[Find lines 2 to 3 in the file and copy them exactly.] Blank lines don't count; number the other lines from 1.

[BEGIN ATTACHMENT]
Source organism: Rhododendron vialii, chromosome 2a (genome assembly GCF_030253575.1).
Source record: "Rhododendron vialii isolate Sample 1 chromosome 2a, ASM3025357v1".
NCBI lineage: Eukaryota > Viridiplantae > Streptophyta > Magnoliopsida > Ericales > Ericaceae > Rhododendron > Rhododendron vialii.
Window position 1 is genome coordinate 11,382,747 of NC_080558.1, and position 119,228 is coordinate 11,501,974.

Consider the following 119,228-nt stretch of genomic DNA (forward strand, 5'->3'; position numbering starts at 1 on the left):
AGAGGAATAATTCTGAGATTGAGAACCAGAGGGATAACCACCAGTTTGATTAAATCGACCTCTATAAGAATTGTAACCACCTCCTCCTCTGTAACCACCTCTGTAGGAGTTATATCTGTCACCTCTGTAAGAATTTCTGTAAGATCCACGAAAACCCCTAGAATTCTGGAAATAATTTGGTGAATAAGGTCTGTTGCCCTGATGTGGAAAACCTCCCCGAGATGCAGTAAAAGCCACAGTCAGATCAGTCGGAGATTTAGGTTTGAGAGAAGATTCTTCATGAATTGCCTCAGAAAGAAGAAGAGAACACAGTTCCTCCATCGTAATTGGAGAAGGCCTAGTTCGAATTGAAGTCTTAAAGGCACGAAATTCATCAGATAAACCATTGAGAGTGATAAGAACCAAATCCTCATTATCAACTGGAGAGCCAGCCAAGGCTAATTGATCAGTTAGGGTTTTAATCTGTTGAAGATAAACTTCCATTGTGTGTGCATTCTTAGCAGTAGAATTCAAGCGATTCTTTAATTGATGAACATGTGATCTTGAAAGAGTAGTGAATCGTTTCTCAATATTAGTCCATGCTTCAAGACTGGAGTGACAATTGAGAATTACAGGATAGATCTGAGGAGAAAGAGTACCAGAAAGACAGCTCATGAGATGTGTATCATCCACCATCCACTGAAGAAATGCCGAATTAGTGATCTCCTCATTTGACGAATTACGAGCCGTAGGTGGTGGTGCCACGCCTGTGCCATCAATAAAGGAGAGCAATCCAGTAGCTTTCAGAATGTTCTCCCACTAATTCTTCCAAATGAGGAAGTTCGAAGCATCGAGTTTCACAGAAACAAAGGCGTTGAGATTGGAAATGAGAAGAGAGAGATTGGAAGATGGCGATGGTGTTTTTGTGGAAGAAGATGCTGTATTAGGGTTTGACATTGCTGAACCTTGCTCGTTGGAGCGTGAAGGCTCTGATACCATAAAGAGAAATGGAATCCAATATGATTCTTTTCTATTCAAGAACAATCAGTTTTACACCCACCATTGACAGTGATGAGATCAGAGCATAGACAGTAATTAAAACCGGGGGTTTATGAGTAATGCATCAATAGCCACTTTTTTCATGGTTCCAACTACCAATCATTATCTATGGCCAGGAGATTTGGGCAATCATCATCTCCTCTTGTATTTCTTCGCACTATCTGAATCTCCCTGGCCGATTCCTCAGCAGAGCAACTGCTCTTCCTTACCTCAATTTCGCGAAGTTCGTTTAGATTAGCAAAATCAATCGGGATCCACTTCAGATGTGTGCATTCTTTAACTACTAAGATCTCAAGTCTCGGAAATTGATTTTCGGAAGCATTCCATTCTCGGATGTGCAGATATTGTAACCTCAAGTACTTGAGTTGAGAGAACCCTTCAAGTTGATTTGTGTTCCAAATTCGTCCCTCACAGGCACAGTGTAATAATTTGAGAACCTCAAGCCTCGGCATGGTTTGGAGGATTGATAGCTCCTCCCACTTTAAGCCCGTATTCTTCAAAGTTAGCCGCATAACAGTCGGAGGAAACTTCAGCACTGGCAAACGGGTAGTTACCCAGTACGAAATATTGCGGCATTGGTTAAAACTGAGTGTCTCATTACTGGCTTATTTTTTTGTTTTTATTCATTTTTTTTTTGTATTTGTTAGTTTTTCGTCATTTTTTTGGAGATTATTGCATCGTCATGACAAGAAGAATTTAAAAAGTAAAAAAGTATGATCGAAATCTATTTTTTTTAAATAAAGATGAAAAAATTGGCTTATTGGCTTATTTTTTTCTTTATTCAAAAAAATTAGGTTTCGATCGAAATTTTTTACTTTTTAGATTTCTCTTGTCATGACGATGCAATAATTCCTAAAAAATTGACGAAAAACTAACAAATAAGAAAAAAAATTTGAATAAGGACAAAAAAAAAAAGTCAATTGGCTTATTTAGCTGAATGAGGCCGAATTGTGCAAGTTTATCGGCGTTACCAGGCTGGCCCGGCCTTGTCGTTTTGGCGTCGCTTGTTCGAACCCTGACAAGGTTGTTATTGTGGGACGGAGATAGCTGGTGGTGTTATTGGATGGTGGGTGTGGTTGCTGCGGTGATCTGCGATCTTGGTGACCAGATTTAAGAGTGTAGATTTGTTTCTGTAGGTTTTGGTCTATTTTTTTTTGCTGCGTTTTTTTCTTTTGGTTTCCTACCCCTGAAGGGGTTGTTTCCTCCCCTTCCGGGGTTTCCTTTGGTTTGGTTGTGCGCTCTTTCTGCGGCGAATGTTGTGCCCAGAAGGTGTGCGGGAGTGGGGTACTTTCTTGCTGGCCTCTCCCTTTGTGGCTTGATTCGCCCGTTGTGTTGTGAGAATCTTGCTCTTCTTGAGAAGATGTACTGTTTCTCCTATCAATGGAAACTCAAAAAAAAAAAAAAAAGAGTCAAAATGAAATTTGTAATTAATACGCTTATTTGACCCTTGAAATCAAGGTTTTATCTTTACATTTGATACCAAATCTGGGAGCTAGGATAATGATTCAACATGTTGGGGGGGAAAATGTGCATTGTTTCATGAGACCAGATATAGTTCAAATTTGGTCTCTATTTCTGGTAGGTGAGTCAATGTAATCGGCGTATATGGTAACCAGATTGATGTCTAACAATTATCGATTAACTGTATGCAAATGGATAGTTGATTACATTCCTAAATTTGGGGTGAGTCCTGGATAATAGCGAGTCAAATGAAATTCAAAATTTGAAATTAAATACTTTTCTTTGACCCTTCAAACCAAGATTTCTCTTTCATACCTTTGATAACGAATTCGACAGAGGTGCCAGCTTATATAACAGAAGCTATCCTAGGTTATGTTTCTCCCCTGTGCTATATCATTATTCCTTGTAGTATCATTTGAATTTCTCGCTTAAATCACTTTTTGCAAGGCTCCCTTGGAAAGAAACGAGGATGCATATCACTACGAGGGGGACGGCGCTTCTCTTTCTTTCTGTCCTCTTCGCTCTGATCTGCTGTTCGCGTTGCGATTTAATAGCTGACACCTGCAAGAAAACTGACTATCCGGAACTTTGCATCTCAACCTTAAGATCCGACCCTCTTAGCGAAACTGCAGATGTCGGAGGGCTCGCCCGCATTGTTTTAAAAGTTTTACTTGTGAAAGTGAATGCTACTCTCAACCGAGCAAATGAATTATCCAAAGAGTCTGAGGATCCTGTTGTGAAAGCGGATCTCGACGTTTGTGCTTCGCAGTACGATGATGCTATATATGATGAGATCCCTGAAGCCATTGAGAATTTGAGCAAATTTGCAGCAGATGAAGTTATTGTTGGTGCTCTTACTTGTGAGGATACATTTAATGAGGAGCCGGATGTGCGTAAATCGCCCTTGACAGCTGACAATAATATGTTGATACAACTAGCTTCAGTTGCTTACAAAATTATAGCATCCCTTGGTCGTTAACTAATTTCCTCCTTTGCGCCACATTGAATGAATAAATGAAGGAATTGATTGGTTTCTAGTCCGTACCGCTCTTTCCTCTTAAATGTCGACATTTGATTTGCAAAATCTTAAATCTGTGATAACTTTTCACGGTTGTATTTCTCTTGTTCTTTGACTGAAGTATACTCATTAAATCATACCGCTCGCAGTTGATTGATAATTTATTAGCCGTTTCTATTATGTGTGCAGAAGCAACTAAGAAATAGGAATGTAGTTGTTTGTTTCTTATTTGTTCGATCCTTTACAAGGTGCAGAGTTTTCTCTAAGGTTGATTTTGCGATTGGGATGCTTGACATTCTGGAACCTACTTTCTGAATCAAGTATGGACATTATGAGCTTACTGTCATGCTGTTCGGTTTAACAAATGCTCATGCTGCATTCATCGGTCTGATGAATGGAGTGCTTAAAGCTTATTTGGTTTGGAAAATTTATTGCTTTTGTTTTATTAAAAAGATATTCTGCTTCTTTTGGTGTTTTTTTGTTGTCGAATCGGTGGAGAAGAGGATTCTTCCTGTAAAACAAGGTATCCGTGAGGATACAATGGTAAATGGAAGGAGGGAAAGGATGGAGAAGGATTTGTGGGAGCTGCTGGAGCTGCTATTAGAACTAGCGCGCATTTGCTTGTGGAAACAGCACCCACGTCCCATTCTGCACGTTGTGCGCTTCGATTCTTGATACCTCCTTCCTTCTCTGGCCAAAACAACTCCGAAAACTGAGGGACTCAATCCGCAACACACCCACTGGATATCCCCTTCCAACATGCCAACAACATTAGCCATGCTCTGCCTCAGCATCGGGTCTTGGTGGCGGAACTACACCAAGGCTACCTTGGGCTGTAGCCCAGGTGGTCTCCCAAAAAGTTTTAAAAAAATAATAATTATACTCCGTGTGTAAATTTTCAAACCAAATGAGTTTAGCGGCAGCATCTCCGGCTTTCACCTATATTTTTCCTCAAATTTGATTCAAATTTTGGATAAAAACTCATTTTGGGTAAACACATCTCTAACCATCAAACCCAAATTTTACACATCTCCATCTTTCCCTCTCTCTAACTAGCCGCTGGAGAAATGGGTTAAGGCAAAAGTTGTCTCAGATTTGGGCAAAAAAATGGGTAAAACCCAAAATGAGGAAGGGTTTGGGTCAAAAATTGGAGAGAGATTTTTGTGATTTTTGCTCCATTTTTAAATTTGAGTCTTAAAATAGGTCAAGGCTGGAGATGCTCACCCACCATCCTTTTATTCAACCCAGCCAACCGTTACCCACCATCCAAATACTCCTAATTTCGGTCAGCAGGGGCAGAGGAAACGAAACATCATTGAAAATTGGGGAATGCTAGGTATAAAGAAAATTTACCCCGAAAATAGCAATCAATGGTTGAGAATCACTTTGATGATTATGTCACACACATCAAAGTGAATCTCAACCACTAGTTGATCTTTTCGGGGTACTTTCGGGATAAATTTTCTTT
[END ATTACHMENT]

Source record: "Rhododendron vialii isolate Sample 1 chromosome 2a, ASM3025357v1".
NCBI lineage: Eukaryota > Viridiplantae > Streptophyta > Magnoliopsida > Ericales > Ericaceae > Rhododendron > Rhododendron vialii.